From Wengen to Darjeeling
I would later rue the fact that we didn’t plan for a few more extra days to be added to our itinerary. I was always tentative in asking for a leave period beyond two weeks. Later on though, I repented. I felt I committed a grave error.
Our train left Geneva station. I had read that Switzerland was densely connected by railway. But the reality was much more interesting. It was like every nook and corner of the country connected by trains – with air conditioned coaches, as clean as they could be – acting as veins and capillaries of the Swiss geography. Speed was however not the defining parameter here, as it was from Paris to Marseilles. A distance of about 130 km from Geneva to Berne was covered in a modest 2 hours.
From Berne, we had to board another train for Interlaken. A distance of over 40 km would be traveled in about less than an hour. We had three trolley bags and two backpacks. The trolley bags were close to 60 kg. It was quite an arduous job to pull the trolleys and embark on the trains. I and my wife both struggled at times. However on several occasions, people extended their help. A geriatric lady definitely stood out with her motherly approach – as that was what I felt – most probably because of the fact that I had lost my mother to the Covid pandemic barely one year back. And any help coming from an aged lady reminded me of my mother. The European lady had guided us all through from Geneva station to our hotel, which was located just beside a quaint station in the suburbs of the city.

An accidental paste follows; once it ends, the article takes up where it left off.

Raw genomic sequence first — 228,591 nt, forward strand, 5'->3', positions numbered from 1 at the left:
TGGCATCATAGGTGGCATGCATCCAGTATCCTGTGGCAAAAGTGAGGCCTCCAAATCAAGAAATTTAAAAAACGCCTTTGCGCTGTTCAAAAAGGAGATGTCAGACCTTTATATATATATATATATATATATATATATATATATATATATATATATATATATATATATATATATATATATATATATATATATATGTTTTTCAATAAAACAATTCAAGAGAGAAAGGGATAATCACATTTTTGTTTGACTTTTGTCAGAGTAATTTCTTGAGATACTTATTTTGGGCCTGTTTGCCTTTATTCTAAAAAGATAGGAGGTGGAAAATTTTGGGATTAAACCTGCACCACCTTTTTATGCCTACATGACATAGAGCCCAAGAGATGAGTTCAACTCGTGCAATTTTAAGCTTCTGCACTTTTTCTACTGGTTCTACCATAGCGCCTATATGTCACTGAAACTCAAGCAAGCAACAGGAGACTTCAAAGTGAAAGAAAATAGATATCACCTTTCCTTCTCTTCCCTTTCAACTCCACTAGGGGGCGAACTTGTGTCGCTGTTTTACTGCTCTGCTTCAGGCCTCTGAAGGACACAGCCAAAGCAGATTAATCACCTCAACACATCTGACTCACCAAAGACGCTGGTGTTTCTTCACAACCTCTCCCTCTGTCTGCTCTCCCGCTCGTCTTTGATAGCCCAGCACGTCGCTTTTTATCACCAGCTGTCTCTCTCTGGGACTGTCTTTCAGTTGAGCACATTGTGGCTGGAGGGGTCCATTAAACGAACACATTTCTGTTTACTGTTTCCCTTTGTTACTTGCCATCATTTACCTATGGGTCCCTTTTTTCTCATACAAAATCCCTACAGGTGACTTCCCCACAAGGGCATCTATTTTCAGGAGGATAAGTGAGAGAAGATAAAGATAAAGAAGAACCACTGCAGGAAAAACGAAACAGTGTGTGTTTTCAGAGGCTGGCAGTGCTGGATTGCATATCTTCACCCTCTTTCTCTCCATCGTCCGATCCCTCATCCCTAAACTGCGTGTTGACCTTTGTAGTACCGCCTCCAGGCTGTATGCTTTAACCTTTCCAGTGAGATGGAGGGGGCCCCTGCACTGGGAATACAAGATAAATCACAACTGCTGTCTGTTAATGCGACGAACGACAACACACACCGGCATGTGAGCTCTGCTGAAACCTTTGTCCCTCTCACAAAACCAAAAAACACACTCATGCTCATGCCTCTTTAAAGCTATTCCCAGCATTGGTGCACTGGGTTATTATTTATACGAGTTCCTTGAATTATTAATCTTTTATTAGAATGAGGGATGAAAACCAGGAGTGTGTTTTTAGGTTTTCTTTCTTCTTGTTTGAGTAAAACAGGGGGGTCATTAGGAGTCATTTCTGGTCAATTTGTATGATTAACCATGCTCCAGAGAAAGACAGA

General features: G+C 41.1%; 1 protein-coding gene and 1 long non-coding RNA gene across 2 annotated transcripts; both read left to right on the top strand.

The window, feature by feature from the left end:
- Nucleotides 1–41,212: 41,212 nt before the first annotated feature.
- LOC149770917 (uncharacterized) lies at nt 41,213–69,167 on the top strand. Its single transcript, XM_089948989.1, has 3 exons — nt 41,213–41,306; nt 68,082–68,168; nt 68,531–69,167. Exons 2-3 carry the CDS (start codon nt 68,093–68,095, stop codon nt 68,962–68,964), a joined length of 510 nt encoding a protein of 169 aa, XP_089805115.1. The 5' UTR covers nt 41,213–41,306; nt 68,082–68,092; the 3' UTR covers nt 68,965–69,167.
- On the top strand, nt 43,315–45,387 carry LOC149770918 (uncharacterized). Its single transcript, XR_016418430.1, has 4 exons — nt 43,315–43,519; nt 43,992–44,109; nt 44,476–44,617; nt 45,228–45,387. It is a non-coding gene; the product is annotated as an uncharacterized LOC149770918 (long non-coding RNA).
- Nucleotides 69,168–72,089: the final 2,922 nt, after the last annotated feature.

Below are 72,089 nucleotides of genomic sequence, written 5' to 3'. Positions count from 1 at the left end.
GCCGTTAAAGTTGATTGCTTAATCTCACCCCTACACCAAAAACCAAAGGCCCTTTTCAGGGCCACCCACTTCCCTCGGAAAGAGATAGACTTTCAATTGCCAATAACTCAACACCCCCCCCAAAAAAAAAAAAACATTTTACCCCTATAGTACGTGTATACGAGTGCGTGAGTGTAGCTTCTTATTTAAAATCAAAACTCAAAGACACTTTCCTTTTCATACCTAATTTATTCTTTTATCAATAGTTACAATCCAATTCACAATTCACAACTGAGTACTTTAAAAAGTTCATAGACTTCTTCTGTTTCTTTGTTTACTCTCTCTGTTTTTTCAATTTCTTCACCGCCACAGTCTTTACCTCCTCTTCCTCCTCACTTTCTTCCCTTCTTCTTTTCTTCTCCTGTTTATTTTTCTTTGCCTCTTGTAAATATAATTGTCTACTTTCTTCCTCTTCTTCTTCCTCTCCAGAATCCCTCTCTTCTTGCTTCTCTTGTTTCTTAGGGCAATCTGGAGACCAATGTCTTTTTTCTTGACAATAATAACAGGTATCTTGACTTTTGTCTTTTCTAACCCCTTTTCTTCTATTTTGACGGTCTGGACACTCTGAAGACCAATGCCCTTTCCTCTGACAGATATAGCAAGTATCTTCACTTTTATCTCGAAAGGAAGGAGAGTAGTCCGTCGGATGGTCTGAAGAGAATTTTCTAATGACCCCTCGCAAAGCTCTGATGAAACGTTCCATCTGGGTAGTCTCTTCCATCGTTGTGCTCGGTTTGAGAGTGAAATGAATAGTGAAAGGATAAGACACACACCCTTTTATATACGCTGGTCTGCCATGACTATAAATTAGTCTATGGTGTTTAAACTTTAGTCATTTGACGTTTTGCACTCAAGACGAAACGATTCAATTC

Nonetheless, the journey went on. From Interlaken Ost station, we had to now move up in the Alps. Our next station was Lauterbrunnen. It was tiresome for us to change into another train for the third time, yet the excitement of reaching up in the Alps mitigated the pain. As the train approached Wengen, the scenic view was more than picturesque. Wengen is a prototypical European village, perched atop 400 meters above the valley of Lauterbrunnen. Wengen is also beautifully located at the foot of the famous 4,158 m high Jungfrau mountain.
Authorities from hotel Regina sent a cart to pick us up from the railway station. It was a welcome gesture as we badly needed help to pull the three trolleys up the hill. The hotel was a pleasant abode, with art and décor pushing us amidst medieval European architecture. The most impactful aspect of Wengen was nonetheless the cleanliness and systematic appearance it reflected in the positioning of the houses, restaurants, and playgrounds. The tiny yet meticulously planned railway station was visible from our hotel – located on a hilltop – with the balcony of our room presenting a riveting view of the Jungfrau peak in the Alps, Europe’s apex point. The peak, though snow-capped, yet was not inundated with snow, naturally so, considering the time of the year being mid-July. Munching breakfast with a laid back composure while looking at Jungfrau would be etched in the lanes and by-lanes of the ever fading memory.
Sun in Wengen used to set quite late in the day, at about 20 hours or so. That facilitated late risers like us in more than one way. We could sleep a bit more and moreover we could gaze at the natural beauty, appreciate it and absorb the charm much longer. An evening stroll in the village, meandering through the carefully constructed pathways, viewing in the process the windmill, and on an occasion being enthralled by a house built in the 17th century and still standing erect, reminded us of the timelessness that the environs of Wengen reflected.
However, it was another thing that made Wengen a hill station par excellence. And that was the low population density, which implied lack of congestion. Furthermore, cars were not allowed in Wengen, which took care of the pollution in the area. Kids playing in the football ground or few chess enthusiasts immersed in concentration over a public chessboard amplified the atmosphere of Arcadian bliss.